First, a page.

Colombia (March 16-24, 2024)

Colombia (March 16-24, 2024)

  • Author: Adele Grunberg
  • Date Posted: Mar 24, 2024
  • Address: Pereira, Colombia

I return to South America, this time to Colombia, a country three times the size of Texas, 35% of which is Amazonian, 30% of which is mountainous. From southern Colombia going north, the Andes divide into three separate ranges. The trip I join visits three regions: the coffee-growing area around Pereira; the northern Caribbean Coast, location of the Sierra Nevada Mountains; and the historic capital city of Cartagena.

Colombia is a mega diversity that has 2000 species of birds including 83 that are known to be endemic, 9 UNESCO World Heritage Sites, 314 ecosystems, and is number 3 in world coffee cultivation. Tourism is relatively new.

I know I have waxed rhapsodic about some of the places I’ve been fortunate to visit and I must add to this list the mountains and valleys of Pereira. On our second day, I take a spectacular 8 mile loop hike in Valle del Cocora, with 2,000’ of elevation gain to 10,000’. I notice I get slower and slower the older I get. But on the upside, I am able to spend more time viewing the beautiful scenery! The trail includes 6 suspension bridges, always a challenge for me. This is where the Wax Palm, the Colombian National Tree, can be found. There are about 3,000 of them in this area, some growing 60-80 meters tall, and living 200 years. They grow at elevations between 2,000 and 3,500 meters.

At sunset each evening, there is a loud chorus of buzzing, whistling, and clicking of various insects announcing the end of the day. It is at once cacophonous and lovely.

The next region we visit is in the far north on the Caribbean coast, the sea on one side, the Sierra Nevada Mountains on the other. These are the highest coastal mountains in the world, the tallest, Santa Marta, over 19,000’ in elevation. The area around Santa Marta is much less prosperous than Pereira. It was first colonized by slaves brought from West Africa to Cartagena. Their descendants live here today. Their well-known music blends West African and Latin styles.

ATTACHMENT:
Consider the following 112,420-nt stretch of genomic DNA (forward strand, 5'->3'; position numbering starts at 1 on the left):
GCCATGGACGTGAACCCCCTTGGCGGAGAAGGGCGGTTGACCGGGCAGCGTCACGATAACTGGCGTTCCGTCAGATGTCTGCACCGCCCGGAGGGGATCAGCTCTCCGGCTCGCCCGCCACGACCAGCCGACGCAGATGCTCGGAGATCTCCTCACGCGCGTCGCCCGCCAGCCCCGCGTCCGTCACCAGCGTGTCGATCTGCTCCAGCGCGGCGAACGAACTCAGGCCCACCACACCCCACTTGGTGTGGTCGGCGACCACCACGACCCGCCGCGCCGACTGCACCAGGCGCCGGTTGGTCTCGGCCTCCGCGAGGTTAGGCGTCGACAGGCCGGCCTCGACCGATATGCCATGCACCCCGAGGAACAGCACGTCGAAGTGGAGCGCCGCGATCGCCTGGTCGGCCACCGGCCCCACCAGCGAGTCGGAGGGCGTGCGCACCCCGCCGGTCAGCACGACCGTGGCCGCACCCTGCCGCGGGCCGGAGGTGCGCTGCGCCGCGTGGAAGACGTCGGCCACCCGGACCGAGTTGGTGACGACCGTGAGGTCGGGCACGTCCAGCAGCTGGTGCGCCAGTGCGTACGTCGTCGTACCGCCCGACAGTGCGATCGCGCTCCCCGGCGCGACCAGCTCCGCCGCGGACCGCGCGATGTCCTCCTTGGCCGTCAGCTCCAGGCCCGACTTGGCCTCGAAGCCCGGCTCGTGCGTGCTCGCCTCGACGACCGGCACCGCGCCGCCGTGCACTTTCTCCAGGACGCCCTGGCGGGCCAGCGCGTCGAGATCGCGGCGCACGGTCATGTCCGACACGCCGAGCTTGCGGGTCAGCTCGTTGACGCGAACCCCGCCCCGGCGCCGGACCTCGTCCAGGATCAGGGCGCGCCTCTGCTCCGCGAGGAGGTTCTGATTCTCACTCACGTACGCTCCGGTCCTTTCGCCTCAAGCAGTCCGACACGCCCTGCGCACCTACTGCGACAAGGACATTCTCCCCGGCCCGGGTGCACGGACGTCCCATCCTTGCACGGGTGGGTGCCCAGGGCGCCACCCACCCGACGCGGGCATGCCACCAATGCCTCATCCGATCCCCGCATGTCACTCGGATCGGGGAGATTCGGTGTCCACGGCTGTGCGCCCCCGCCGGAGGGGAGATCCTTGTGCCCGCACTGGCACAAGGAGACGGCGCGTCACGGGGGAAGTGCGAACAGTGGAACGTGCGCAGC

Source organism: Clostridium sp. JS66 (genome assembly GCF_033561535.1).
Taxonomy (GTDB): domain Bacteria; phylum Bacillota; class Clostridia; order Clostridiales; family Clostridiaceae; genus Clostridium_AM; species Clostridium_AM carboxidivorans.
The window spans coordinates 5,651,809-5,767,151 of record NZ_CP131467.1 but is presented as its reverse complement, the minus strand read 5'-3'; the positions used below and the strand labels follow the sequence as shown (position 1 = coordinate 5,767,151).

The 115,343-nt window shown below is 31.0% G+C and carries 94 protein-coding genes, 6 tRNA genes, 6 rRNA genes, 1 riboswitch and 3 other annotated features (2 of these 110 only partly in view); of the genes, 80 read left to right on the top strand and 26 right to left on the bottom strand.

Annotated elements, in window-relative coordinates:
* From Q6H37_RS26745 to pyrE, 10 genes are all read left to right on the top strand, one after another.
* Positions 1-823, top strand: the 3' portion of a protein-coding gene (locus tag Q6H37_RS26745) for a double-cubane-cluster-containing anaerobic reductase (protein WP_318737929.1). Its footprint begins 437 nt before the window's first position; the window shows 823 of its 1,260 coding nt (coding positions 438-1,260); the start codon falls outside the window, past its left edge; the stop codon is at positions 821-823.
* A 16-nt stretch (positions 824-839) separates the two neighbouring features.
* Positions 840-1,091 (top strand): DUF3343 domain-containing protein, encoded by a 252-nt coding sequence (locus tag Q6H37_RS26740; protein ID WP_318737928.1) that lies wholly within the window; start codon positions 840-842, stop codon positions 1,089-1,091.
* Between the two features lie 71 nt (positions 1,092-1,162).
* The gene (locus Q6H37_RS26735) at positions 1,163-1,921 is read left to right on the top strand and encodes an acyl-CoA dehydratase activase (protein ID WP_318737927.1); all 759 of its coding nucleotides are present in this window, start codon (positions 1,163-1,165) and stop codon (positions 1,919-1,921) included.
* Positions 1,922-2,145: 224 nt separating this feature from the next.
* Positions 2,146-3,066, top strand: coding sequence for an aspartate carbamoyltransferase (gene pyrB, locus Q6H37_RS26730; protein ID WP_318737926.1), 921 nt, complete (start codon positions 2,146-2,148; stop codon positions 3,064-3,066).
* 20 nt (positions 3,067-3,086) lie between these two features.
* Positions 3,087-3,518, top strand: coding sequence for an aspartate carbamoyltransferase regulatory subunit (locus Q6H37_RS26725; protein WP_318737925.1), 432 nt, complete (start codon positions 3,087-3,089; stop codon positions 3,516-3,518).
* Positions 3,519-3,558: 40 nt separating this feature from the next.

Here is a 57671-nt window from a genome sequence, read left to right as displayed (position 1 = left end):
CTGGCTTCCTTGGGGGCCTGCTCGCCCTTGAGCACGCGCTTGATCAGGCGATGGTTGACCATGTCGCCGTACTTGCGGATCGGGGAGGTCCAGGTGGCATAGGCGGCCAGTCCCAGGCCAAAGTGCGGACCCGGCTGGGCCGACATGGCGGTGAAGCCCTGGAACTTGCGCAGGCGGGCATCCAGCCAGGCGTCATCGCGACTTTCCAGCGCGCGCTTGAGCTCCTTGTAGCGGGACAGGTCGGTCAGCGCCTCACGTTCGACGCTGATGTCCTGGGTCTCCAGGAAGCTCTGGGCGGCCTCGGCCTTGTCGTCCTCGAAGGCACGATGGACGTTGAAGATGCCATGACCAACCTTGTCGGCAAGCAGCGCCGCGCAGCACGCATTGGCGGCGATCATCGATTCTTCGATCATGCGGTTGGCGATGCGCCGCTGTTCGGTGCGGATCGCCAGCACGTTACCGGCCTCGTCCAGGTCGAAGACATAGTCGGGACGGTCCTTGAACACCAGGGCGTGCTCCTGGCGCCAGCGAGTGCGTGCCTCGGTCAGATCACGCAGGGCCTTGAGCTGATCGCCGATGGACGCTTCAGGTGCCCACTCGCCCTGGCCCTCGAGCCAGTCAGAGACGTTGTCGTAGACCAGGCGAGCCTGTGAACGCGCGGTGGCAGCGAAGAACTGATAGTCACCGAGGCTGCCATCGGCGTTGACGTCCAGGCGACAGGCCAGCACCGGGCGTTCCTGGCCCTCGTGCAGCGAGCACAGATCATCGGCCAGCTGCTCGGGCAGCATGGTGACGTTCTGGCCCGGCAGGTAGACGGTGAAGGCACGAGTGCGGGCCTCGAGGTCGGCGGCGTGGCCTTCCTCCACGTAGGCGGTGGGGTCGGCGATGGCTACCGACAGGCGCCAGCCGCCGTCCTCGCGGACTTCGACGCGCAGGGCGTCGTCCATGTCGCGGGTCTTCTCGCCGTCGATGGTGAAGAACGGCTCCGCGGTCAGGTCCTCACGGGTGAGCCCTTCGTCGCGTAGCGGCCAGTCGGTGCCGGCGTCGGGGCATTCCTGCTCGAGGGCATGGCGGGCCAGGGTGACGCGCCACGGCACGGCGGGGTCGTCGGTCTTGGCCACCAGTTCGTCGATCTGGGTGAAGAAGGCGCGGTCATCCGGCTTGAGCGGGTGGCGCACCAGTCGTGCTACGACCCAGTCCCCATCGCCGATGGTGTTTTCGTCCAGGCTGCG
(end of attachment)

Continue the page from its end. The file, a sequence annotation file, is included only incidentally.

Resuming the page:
Speaking of music, one late afternoon, I attend a salsa class by the beach, an unforgettably sweaty experience!

The following day, several of us do a 12 mile hike through Tayrona National Park. The first 9 miles go through villages and forest, finishing at a wide, scenic beach, where delicious fruit drinks are served and I cool off in the Caribbean before finishing the hike. I can’t remember being hotter or sweatier, but then I remember, oh yes, it was yesterday!

Another day, we have an exceptional local guide who tells us Colombia was turbulent 30 years ago and since then, conditions have improved with the eradication of cocaine exports. He describes his philosophy of life and that of the like-minded who consider themselves stewards of the earth. These diverse people, many of whom are descended from the Tayron people, are committed to a clean environment, love of nature, community, education, and peace. They consider the earth their spiritual house and value connection with others as well as self-reflection. Their beliefs are neither dogmatic nor religious. From my perspective, an expansive way to view the world.

Our final destination is the walled capital of Cartagena, a vibrant city full of history, gorgeous architecture, music, and dance. Settled by indigenous people long before the Spanish arrived in 1533, it then became an important deep water port transporting gold to Spain and the entry point for slaves transported from West Africa. The city was instrumental in expanding the Spanish empire through much of South America. Slavery was abolished in 1851. Cartagena became a UNESCO World Heritage Site in 1984.

Getsemani, a neighborhood in Cartagena, was, until 10 years ago, crime-ridden and dangerous. Since then, it has been reclaimed by the community and is full of murals, colorfully painted houses, and delicious food.



  1. An incredible trip by an incredible woman.

  2. I love it all!!!

    • You’re incredible Judge Grunberg! I wish I could do the same thing when I reach your age. Take care!

  3. Another informative and inspirational postcard. Can’t wait to hear more about your trip!

    • Gorgeous photographs of your amazing journey. As always, I traveled vicariously with you. Thank you.

  4. Sure looks like an incredible trip!! I’m sure your guides were so thankful to have a thoughtful, adventurous traveler like yourself in their midst <3

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